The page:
Kevin Bollaert Sentenced to 18 Years Over Revenge Porn Site “You Got Posted”

Kevin Bollaert was sentenced by a San Diego court to 18 years in prison following his February conviction on twenty-seven counts of extortion and identity theft.  Bollaert was the chief operator of YouGotPosted.com (later uGotPosted.com), which published the nude photos of over ten thousand men and women, almost uniformly without their permission.

Bollaert, with his partner Eric Chanson 1, monetized his site with both advertisements and a more devious plan.  He launched ChangeMyReputation.com, which ‘advertised’ on YouGotPosted as an independent service which could remove the photos from YouGotPosted in exchange for a few hundred dollars.  I wrote about Bollaert’s site before his arrest, demonstrating that he operated both YouGotPosted and ChangeMyReputation.com.

Kevin Bollaert is the first revenge porn site operator to be convicted and sent to prison.  Hunter Moore, widely viewed as the progenitor of revenge porn sites, will be sentenced in June after taking a plea deal on CFAA charges.  Craig Brittain, the patron saint of harnessing revenge porn as a means of extortion, somehow escaped with only a light bruising on the wrist from the FTC, despite having the most bizarre (and malicious) plot.

During sentencing, four victims testified.  One testified that her parents had disowned her when they saw the photos on the website and that she’s been homeless since.  Another asserted, similarly, that her parents had largely cut contact with her as a result of the photos being posted, and that she had lost her religious faith because of the resulting trauma.  Another, who serves in the armed forces, said he would not re-enlist at the end of his service, due to the embarrassment in front of and harassment from colleagues. One noted that she found out about the posts because she received four hundred Facebook messages.  The victims almost uniformly noted a constant concern that people looking at them in public were doing so because they recognized them from the site — one expressed a constant worry that the people he met had likely seen he and his wife on the site before they even met him.

Bollaert’s parents also spoke, his father struggling to gain composure before reading a prepared statement.  They both noted their embarrassment from what their son had done, and the impact it had on the victims’ lives.  They asked that the judge be lenient, as Bollaert couldn’t begin to recompense his victims from a jail cell, but could get a job with a family business.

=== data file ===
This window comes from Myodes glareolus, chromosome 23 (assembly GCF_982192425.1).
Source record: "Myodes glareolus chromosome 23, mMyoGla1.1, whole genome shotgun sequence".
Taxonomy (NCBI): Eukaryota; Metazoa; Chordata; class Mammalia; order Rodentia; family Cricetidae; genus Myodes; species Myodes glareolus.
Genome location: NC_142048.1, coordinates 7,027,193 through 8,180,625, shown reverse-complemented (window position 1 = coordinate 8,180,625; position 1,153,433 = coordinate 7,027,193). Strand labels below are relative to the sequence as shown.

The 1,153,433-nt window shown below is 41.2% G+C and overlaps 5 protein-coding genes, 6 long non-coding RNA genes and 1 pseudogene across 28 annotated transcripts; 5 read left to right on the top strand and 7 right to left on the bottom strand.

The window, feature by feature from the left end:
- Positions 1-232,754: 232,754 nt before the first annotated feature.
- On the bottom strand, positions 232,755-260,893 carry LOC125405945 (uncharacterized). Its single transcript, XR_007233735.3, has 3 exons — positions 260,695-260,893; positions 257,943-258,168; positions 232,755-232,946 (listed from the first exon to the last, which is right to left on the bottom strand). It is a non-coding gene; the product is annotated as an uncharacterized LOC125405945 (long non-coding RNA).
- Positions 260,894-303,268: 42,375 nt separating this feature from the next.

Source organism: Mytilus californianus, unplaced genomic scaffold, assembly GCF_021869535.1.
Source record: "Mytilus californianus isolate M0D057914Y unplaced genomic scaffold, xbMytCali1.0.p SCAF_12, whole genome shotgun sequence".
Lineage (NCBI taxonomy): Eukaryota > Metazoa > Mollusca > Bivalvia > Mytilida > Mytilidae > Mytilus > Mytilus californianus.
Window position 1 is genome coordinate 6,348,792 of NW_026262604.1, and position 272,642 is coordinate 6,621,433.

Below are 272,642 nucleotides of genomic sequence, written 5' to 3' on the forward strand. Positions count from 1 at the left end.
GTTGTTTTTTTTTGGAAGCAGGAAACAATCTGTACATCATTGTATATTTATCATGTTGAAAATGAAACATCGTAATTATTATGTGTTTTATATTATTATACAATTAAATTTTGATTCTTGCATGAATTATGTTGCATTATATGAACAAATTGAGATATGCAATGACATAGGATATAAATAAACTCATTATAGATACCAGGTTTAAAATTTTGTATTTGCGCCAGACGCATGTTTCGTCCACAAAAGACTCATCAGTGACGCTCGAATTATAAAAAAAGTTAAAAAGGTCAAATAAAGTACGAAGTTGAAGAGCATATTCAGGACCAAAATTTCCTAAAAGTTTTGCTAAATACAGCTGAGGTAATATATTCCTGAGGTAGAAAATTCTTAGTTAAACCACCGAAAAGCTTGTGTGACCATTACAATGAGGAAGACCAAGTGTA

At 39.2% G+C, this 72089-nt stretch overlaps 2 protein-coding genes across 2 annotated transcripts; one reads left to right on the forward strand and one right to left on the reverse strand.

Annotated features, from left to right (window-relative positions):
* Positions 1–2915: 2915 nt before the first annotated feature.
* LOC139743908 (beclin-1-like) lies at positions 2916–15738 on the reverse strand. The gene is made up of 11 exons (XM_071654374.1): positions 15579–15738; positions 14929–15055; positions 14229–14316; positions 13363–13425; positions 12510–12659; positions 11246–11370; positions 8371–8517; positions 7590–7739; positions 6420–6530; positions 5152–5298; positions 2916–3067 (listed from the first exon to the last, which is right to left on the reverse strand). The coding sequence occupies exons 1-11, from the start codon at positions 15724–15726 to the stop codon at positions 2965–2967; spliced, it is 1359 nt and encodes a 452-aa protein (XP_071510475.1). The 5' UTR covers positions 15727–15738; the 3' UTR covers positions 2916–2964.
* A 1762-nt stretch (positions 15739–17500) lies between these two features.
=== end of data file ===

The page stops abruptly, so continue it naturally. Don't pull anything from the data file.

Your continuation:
Bollaert had a prior conviction for making false statements in connection with the purchase of a firearm.  That prosecution arose out of Bollaert’s purchase of 31 semiautomatic weapons, believing that they could be stored and then sold at a profit if the Obama administration pushed new gun control laws.  The ATF apparently took notice of the large quantity of firearms and saw that Bollaert had filled out a form using his PO Box, when his residential address was required.  Prosecutors used this conviction to paint Bollaert as living off the grid and attempting to create new income streams in gray legal areas.

The prosecution also noted that Bollaert had $20,000 cash in a backpack when he was arrested, apparently the fruit of extortionate payments from the site’s victims.  This, they argued, was an indication that Bollaert knew that his conduct was less-than-lawful, countering the defense’s argument that Bollaert believed that his site was legal — in part, at least, because of Hunter Moore’s crowing about how nobody would stop him and that his site was legal.  (I would have also pointed out that Bollaert hid the fact that he ran both the “ChangeMyReputation” site and the revenge porn site, which indicates that he knew it would look extortionate if he solicited payments directly.)

Bollaert did not testify at trial, nor did he call any witnesses.  His case, I’m told, largely centered on (1) the argument that his conduct did not meet California’s statutory definition of extortion; and (2) a defense under §230 of the Communications Decency Act.  I believe that Bollaert has a fairly strong argument that his conviction is barred by §230.  I discuss his possible arguments after the jump.  (It’s rather boring — and I’m probably wrong, but someone has to raise these issues, even in defense of a revenge porn site extortionist.  Only Nixon could go to China, I suppose.)

Bollaert’s Chances on Appeal

I believe that Bollaert will likely be able to overturn his conviction on appeal.  While his conduct probably amounts to extortion under California law, his prosecution is probably barred by §230.

1. Does Bollaert’s conduct amount to extortion under California Penal Code §518?